• Thirdly, your temperature sensor is shielded so your readings are not affected by direct heat from the sun.

  • Fourthly it should be easy to install. A purpose built stand would be nice.

    So far so good. You'd be up and running in no time at all, and you'd be able to place the receiver in a location that suits you rather than the radio link.

  • Now you have a couple of concerns about temperature and wind strength, as it affects your garden. A few programmable warnings would be nice.

  • And so would a charting facility so you could review changing patterns over the last few hours, or days, or months, for almost any variable.

  • In fact, you can see a few good reasons for linking your weather station to your computer, where some well designed software allows you to follow up a whole range of thoughts and trends.

  • You've noticed that there are a number of private weather stations on the net, reporting online data just like you are getting from your set up. But there's a gap in information in your area, and you feel like you'd like to join the network - maybe even become a volunteer weather station in your area. And after a little bit of research, you find that it's no problem at all.

    Even better, you've just found a network of people with similar interests to yourself, scattered over the country, even the world.

All of these features can be found in quite a number of home weather stations, ranging in price from less than $150.00, if you are prepared to look around. However, like most things in life, you tend to get what you pay for, and the better models start around the $450.00 mark.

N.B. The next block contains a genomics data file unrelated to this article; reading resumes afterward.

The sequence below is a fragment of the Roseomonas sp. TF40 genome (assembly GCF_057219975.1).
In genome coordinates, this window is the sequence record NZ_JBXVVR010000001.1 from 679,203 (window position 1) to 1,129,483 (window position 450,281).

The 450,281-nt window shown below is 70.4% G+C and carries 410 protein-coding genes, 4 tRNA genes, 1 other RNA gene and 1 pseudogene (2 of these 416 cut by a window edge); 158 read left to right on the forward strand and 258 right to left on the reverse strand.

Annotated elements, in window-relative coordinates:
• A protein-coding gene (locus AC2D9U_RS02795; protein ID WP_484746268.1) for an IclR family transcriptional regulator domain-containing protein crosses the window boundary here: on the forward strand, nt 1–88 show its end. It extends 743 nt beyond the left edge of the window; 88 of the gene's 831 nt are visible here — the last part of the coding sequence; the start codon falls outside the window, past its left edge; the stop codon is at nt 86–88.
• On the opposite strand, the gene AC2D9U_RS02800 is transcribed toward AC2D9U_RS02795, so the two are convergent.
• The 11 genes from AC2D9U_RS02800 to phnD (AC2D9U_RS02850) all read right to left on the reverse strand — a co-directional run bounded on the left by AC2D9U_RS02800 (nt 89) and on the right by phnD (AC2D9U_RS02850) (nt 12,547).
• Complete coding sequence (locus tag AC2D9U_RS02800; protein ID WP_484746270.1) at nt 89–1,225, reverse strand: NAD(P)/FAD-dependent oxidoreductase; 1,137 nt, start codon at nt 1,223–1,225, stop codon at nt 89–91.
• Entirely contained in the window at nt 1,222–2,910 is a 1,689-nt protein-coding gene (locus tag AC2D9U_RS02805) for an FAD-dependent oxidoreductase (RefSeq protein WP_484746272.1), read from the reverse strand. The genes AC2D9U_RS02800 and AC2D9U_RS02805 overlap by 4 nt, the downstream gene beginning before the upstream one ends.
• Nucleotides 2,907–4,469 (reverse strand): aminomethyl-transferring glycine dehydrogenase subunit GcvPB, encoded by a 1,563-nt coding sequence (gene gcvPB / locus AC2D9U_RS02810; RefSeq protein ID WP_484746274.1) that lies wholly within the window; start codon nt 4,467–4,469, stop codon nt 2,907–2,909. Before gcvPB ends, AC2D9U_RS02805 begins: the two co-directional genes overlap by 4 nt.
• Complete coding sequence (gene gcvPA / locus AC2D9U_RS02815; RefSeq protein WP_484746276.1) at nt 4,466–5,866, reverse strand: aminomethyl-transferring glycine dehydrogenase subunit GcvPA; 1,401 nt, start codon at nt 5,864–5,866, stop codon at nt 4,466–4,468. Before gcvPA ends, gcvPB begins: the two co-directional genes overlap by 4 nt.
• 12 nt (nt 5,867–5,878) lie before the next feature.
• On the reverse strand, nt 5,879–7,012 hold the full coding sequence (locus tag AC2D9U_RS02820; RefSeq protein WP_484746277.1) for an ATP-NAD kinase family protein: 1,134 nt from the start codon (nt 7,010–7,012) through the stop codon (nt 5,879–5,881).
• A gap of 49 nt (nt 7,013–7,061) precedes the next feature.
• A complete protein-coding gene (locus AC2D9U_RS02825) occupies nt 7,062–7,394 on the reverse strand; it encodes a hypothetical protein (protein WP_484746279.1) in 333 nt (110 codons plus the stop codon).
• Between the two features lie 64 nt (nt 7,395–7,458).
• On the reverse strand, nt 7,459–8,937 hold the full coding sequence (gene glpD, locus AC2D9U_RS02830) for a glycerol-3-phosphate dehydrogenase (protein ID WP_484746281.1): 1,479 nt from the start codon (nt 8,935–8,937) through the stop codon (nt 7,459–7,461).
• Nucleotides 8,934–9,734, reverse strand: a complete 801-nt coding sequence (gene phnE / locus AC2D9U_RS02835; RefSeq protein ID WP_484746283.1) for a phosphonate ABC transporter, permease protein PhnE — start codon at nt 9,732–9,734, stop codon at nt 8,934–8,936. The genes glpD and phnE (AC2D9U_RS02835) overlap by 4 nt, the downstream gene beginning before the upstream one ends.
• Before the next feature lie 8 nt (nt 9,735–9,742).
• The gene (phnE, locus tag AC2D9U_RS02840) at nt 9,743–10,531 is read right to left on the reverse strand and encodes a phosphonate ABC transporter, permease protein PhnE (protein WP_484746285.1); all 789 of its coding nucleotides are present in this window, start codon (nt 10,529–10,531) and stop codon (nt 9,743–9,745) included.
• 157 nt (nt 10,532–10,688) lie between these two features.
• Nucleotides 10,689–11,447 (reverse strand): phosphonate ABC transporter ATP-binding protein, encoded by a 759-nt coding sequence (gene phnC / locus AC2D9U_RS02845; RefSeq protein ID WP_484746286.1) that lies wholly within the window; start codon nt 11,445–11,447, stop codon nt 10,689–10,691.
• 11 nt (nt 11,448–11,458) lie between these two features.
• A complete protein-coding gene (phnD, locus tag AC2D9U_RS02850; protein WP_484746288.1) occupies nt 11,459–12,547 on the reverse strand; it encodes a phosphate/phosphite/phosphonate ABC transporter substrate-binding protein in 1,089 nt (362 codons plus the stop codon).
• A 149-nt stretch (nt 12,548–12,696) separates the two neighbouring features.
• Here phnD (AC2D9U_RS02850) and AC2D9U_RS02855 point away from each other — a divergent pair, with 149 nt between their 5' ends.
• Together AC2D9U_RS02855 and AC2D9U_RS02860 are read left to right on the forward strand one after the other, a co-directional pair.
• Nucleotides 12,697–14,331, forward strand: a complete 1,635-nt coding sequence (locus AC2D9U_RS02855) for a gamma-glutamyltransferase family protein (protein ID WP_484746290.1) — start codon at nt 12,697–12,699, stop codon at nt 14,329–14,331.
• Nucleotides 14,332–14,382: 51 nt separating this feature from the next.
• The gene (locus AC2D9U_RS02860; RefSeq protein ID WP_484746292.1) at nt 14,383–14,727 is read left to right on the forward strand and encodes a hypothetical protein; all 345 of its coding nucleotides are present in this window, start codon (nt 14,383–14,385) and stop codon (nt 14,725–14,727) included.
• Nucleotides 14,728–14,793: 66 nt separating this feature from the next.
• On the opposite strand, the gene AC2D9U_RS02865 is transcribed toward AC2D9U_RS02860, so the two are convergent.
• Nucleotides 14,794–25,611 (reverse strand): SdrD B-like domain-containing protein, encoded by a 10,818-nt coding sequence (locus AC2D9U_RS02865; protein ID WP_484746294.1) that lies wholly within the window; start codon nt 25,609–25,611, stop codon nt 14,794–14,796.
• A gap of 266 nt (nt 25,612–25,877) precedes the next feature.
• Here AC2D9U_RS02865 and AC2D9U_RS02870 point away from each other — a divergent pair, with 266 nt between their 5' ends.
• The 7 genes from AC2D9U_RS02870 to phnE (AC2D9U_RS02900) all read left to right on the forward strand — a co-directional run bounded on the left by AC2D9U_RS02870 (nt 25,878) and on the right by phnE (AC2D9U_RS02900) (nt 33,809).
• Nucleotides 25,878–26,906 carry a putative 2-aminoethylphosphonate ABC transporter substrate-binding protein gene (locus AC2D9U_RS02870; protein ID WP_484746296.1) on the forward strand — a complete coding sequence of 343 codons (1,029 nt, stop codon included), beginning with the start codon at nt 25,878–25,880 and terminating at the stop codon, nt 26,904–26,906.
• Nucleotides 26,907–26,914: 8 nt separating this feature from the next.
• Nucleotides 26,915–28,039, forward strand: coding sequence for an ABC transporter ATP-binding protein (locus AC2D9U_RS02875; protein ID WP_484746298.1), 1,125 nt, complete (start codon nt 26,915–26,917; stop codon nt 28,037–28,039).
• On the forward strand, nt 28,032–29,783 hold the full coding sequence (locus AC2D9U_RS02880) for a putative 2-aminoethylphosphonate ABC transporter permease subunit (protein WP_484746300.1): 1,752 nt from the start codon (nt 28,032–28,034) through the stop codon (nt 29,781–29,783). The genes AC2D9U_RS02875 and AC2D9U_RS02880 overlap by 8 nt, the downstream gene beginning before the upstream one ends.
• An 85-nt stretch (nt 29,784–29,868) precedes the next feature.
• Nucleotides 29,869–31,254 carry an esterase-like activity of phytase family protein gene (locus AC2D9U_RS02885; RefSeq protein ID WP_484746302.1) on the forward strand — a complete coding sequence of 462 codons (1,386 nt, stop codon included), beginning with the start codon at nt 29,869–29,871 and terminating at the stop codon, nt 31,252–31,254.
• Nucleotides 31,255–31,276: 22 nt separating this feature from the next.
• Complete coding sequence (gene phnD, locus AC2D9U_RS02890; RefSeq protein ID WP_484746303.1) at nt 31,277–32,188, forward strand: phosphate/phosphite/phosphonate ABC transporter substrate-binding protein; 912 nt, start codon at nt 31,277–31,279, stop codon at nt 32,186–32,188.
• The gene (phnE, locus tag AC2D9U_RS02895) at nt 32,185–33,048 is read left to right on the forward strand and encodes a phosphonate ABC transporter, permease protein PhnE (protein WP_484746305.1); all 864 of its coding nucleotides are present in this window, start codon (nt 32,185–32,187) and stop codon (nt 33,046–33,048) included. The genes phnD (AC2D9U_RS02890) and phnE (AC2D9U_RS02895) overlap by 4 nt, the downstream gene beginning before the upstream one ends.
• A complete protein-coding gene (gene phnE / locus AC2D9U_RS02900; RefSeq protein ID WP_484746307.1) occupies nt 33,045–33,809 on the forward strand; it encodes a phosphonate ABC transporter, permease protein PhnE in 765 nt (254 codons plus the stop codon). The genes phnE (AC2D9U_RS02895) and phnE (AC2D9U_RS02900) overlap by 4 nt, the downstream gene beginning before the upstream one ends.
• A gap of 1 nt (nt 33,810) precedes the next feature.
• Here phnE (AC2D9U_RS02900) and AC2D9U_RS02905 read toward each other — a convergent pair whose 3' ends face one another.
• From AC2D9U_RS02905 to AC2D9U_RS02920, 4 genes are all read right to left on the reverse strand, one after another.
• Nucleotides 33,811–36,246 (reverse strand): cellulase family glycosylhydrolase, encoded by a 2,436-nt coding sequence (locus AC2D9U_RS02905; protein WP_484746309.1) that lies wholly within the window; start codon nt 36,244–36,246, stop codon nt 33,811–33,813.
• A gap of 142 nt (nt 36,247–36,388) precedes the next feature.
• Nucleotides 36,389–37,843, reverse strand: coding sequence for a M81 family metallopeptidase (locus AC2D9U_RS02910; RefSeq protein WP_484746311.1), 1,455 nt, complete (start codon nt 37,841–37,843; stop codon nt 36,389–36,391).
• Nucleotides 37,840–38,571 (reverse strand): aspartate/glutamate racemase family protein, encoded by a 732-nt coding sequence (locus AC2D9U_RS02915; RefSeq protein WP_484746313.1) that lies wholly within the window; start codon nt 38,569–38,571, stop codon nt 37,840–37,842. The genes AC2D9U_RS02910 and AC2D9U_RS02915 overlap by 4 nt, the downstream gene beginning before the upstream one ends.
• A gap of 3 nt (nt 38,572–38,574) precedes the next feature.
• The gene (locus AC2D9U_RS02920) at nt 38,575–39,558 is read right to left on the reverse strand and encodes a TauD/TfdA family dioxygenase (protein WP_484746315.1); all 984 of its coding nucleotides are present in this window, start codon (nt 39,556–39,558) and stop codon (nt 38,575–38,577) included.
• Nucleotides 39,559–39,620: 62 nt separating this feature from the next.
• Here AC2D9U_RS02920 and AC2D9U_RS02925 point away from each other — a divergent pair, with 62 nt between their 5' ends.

This doesn't mean that the lower priced home weather stations should be disregarded, particularly if your budget is tight. It just means that your weather station will work better and last longer if you take some care in setting it up and maintaining it, including early preventative maintenance.

To find out more about the better weather stations, where to find the best prices, and how to set them up to give long and trouble free service, make sure you visit Home Weather Stations Guide. You'll find a link in the box just below.

=================================================================©2005, Graham McClung. A retired geologist, Graham McClung has had a lifelong interest in the outdoors. And where there's outdoors there's weather. He is the editor of http://www.home-weather-stations-guide.com where you can find reviews and advice to help you choose and use your own home weather station.==================================================================

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But just before you move on...

You may be interested to know that you can find out more about weather and home weather stations by receiving our newsletter ,"Watching Weather". It's published more or less weekly, and apart from tips on how to use your weather station and understand what it's telling you about the weather around you, it also covers many other weather related topics.

If this sounds interesting, just add your name and email address to the form below. When you join, you'll also receive, totally free, a 20 page guide to setting up and trouble shooting problems in home weather stations.

And I promise that you won't get spammed, and that your sign up details will remain totally confidential.

Sign up now and receive your first issue almost immediately.


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Last update 05/24/2011